Works that Work (WTW) is a biannual print and online magazine that focuses its attention on consequential design that is rarely—or never—otherwise reported in design and lifestyle publications. Edited by Amsterdam-based type designer Peter Bilak, who also runs the type foundry and website Typotheque, WTW is concerned with the intentional and unintentional, jerry-rigged and precision-designed “work” that has made an incredible impact somewhere in the world.
Published every April and November since 2013, the digest-sized print resists the usual design-magazine trappings. It is not, for example, fashionably arranged. The clutter-free format relies on photography to bear the weight of the visual message. Smart typography presents text that is meant to be readable, not pretty. Although Bilak has done his share of digitally experimental graphic design, WTW bypasses what is au courant in that world: “My background is design, but I need to confess that I read very few design-related publications,” Bilak says. “I have always felt that design discussion stays within a strange bubble ... and makes little effort to make the discussion relevant for a wider audience.”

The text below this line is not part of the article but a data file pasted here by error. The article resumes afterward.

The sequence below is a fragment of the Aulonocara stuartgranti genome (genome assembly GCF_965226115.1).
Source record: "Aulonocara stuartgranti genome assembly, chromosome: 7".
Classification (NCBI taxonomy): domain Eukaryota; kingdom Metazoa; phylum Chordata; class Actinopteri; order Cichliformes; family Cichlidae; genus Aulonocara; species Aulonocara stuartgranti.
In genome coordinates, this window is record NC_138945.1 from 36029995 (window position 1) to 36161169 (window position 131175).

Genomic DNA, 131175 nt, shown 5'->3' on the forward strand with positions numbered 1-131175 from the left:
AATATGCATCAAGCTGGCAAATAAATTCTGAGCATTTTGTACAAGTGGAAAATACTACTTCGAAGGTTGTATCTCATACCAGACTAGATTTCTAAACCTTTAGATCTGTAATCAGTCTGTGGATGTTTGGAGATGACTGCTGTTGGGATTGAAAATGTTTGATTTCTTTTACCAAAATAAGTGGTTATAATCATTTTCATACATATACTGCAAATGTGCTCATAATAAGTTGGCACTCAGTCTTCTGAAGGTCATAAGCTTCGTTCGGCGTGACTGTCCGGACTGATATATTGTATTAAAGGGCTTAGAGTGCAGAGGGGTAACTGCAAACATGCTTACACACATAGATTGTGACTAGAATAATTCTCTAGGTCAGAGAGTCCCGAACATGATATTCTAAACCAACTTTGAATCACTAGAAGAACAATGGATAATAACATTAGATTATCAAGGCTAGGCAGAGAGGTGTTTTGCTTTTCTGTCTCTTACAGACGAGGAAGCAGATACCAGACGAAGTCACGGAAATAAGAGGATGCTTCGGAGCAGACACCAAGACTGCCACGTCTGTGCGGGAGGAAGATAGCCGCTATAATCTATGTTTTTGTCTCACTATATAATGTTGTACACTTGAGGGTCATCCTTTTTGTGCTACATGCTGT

Works That Work intends to make design discussions relevant to non-designers. By way of example, a few of the articles in the first four issues of Works That Work: A look into the proposed 250mi long tunnel under Austria to connect Czechoslovakia to the sea. A story on the approximately 700,000 Albanian bunkers that are currently being repurposed as businesses and art projects. A piece exploring how direction of arrows on highway signage affects traffic flow.
WTW’s issues are not strictly monothematic according to Bilak, who populates each magazine with a mix of subjects. Still, about half of the issues deals with one specific subject: design’s practical aspect, and those that make the most of it. “We always like to speak directly with people—not the authors, but users of design,” Bilak said. Being on-location is the best way to do the research, as exemplified in Issue #4, devoted to extreme environments, which inspired the magazine’s first organized on-site content scouting in Tromsø, Norway. Bilak’s contributors sought ad hoc design adaptations that “make life possible in the challenging conditions of the Arctic.” From there the articles mined other such environments—like deserts, war zones, even Mars.